You have a cyclic relationship between two tables in a relational DBMS?
As far as I understand it, this cyclic relation must be disabled on the DBMS before you can load any data into these tables. Simply unchecking any options in TDM won't help because the DBMS still enforces those cyclic dependencies, so you must "repair" this in the database. No other way which I see.
Thanks Nico. It worked. But there is one problem. Tablespace goes to check pending status. I need to repair the tablespace with no checkpending to view the data.
In TDM can we execute DB2 commands(eg repair tablespace?
If yes, how to execute the commands? Can "Target pre sql" and "Target post sql" options in plan settings be used to execute db2 commands?
If we need to store it in script file where should we place the script file? Our services runs on unix server.
Appreciate your help on this
No offense intended, but these questions should not arise at all. Let me explain what I mean.
First I have to admit that many years ago I knew enough about DB2 to know off the top of my head how to remedy the CHECK PENDING status. Unfortunately I don't recall the respective DB2 statement any more.
Second the problem is the cyclic dependency. Name me naive, but personally I see only one single use case where such cyclic dependencies MAY make sense: namely if these tables are written once in their lifetime and then never again are touched in any way. Kind of "static master data".
In many other use cases (in particular when using tools like PowerCenter) you get into severe trouble with cyclic dependencies for one reason: you have to insert / update / delete all affected records in all tables within the same transaction (and I am not sure that this is enough).
Now why is this a problem with PowerCenter?
Because each target table e.g. in a Data Subset mapping uses its own database connection. Which means that each target table has its own transaction open in the DBMS. Instead of having them all in one single transaction (and again, I'm not sure this would work just by moving all statements into one transaction).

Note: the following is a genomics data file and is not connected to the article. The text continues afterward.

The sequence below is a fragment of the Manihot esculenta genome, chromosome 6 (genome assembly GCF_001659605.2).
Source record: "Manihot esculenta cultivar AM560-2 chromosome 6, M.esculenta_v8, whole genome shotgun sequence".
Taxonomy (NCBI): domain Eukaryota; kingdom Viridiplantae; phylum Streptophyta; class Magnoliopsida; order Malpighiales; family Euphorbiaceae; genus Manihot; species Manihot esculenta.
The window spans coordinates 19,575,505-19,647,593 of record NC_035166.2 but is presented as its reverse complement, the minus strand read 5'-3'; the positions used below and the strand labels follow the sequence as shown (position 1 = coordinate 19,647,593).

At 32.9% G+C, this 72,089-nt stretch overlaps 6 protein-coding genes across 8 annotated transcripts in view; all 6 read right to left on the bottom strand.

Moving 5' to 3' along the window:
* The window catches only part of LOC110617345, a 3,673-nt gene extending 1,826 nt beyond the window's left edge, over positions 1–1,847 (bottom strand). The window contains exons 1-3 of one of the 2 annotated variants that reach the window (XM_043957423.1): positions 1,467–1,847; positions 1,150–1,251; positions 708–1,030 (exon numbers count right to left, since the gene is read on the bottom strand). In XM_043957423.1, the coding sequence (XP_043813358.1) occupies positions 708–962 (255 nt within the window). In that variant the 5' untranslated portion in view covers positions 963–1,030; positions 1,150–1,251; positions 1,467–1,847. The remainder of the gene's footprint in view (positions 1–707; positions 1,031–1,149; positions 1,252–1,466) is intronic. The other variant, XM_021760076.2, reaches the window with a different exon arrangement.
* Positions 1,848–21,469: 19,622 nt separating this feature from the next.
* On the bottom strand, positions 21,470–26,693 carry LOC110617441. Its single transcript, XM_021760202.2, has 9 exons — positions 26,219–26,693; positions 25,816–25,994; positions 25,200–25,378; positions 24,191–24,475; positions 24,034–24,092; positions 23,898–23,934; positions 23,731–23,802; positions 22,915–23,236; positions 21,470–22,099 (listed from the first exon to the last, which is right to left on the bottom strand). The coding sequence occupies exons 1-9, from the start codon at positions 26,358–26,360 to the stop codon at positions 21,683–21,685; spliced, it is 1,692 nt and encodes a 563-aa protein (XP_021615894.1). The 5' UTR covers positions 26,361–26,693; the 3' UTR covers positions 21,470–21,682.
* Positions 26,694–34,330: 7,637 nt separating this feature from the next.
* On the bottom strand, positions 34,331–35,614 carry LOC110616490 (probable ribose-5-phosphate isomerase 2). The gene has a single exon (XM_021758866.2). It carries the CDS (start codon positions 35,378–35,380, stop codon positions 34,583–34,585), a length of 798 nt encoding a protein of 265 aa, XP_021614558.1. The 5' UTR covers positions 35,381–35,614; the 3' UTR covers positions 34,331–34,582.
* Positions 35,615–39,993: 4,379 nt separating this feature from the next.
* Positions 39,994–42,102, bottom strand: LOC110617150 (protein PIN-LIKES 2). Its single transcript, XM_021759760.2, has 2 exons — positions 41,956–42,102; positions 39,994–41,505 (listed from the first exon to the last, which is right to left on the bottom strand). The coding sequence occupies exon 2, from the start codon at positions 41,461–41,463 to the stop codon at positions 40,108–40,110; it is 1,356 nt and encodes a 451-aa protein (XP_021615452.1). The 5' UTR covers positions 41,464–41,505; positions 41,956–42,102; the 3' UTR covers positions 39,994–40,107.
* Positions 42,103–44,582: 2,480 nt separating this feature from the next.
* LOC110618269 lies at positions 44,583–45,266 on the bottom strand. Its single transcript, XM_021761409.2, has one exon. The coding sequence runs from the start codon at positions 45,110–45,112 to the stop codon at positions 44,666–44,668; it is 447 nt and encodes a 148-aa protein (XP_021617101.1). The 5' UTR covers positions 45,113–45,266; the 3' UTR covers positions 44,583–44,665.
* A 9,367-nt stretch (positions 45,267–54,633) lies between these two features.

You cannot force PowerCenter to create one single transaction for all target tables in a Data Subset mapping. The software is simply not built this way.
In other words: if you want / have to work with PowerCenter / TDM for that purpose, you must get rid of the cyclid dependency once and forever. No chance to re-establish them. Not as long as these tables may be overwritten by a PowerCenter session.
TDM is mostly used to create logically correct data sets in test environments.
This raises the question (at least for me) whether it is really necessary to have this cyclid dependency active in the test database at all. Please ask your project peers what they think about this point.
If they agree that this does not make sense for this particular use case, then you can have them tell the DBAs to get rid of the cyclid dependencies once and for all in affected the test environment(s), and off you go.
Personal side note: when I read about the cyclic dependencies in your original post, my first thought was, who the ... builds a real-life data model with cyclic dependencies, that's a useless and dangerous feature; it doesn't make any practical sense. I would always try to convince my customers to get rid of such things as cyclic dependencies. In order to avoid them, one can always build relationship tables, and then the cyclic dependency is only reflected by some entries in these relationship tables and nowhere else; which makes such a data model capable of being loaded by TDM.
Again, this is my personal side note. No offense intended.